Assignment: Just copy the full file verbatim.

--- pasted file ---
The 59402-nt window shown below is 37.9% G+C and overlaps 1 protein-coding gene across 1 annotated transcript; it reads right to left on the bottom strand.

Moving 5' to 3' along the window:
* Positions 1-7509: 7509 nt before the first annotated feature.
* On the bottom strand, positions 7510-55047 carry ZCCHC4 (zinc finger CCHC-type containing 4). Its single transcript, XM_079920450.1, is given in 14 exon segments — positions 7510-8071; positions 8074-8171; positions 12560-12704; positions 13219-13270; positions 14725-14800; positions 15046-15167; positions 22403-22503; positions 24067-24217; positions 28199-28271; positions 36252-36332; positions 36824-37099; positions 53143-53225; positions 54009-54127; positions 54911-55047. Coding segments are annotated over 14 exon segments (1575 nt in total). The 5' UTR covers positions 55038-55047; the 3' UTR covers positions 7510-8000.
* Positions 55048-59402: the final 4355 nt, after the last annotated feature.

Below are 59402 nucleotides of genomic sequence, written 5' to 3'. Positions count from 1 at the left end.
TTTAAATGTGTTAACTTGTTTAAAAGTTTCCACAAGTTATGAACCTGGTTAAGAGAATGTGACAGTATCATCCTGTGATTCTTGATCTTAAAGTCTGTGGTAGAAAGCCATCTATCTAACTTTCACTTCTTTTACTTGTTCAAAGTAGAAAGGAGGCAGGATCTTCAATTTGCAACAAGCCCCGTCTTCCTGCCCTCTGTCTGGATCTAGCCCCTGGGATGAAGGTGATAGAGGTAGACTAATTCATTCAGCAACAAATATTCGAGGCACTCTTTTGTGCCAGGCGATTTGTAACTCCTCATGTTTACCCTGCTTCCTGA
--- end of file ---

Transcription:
The 59402-nt window shown below is 37.9% G+C and overlaps 1 protein-coding gene across 1 annotated transcript; it reads right to left on the bottom strand.

Moving 5' to 3' along the window:
* Positions 1-7509: 7509 nt before the first annotated feature.
* On the bottom strand, positions 7510-55047 carry ZCCHC4 (zinc finger CCHC-type containing 4). Its single transcript, XM_079920450.1, is given in 14 exon segments — positions 7510-8071; positions 8074-8171; positions 12560-12704; positions 13219-13270; positions 14725-14800; positions 15046-15167; positions 22403-22503; positions 24067-24217; positions 28199-28271; positions 36252-36332; positions 36824-37099; positions 53143-53225; positions 54009-54127; positions 54911-55047. Coding segments are annotated over 14 exon segments (1575 nt in total). The 5' UTR covers positions 55038-55047; the 3' UTR covers positions 7510-8000.
* Positions 55048-59402: the final 4355 nt, after the last annotated feature.

Below are 59402 nucleotides of genomic sequence, written 5' to 3'. Positions count from 1 at the left end.
TTTAAATGTGTTAACTTGTTTAAAAGTTTCCACAAGTTATGAACCTGGTTAAGAGAATGTGACAGTATCATCCTGTGATTCTTGATCTTAAAGTCTGTGGTAGAAAGCCATCTATCTAACTTTCACTTCTTTTACTTGTTCAAAGTAGAAAGGAGGCAGGATCTTCAATTTGCAACAAGCCCCGTCTTCCTGCCCTCTGTCTGGATCTAGCCCCTGGGATGAAGGTGATAGAGGTAGACTAATTCATTCAGCAACAAATATTCGAGGCACTCTTTTGTGCCAGGCGATTTGTAACTCCTCATGTTTACCCTGCTTCCTGA